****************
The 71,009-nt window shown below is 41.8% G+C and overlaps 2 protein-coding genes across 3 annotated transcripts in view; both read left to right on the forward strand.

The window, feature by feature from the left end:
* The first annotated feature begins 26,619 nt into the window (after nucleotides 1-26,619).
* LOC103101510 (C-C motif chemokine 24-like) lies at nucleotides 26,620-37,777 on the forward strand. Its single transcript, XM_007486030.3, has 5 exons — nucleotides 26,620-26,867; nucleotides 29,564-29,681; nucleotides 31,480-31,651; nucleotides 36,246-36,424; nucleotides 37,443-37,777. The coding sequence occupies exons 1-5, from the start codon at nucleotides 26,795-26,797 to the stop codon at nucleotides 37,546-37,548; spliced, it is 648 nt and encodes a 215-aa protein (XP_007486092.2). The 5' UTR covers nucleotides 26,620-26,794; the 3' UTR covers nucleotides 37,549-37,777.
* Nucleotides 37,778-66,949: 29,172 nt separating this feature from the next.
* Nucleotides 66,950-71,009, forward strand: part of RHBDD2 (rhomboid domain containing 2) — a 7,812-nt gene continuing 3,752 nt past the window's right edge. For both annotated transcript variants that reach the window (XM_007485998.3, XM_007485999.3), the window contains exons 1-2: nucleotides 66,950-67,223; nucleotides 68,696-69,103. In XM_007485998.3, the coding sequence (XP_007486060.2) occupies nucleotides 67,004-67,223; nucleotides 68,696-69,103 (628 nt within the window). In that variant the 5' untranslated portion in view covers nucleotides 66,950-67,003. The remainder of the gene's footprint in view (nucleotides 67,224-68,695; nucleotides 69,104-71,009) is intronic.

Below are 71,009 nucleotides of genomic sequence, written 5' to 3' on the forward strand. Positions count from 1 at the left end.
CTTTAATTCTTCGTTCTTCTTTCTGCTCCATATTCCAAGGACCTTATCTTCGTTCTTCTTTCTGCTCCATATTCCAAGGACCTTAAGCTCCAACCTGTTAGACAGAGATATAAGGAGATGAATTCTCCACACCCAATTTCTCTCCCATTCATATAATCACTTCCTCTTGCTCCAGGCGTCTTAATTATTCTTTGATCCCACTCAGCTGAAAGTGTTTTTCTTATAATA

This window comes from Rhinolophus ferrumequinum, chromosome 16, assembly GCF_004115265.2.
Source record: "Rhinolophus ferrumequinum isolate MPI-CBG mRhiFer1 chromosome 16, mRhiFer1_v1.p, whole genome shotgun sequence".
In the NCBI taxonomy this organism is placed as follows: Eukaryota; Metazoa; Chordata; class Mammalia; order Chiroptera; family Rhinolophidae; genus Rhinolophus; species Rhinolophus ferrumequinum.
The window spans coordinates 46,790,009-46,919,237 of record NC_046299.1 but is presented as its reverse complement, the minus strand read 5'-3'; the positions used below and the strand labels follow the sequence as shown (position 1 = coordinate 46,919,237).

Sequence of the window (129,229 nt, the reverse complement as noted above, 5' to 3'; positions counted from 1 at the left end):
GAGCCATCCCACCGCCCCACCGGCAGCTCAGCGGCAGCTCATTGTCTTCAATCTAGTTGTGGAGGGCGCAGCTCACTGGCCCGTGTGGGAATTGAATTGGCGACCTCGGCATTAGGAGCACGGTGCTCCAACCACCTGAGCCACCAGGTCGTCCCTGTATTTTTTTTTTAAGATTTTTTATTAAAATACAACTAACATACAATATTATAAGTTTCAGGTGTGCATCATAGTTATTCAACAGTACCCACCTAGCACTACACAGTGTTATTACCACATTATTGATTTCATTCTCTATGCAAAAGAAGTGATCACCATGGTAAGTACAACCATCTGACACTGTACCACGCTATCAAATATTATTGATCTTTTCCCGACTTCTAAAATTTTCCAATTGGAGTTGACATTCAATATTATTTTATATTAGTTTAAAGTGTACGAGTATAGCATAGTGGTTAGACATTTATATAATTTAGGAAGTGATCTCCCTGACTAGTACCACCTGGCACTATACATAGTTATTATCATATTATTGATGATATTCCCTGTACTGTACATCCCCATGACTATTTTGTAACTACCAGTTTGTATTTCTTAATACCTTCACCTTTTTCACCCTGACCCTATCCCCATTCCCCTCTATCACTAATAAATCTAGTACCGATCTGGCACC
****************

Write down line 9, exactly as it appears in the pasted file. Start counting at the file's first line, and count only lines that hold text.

This window comes from Rhinolophus ferrumequinum, chromosome 16, assembly GCF_004115265.2.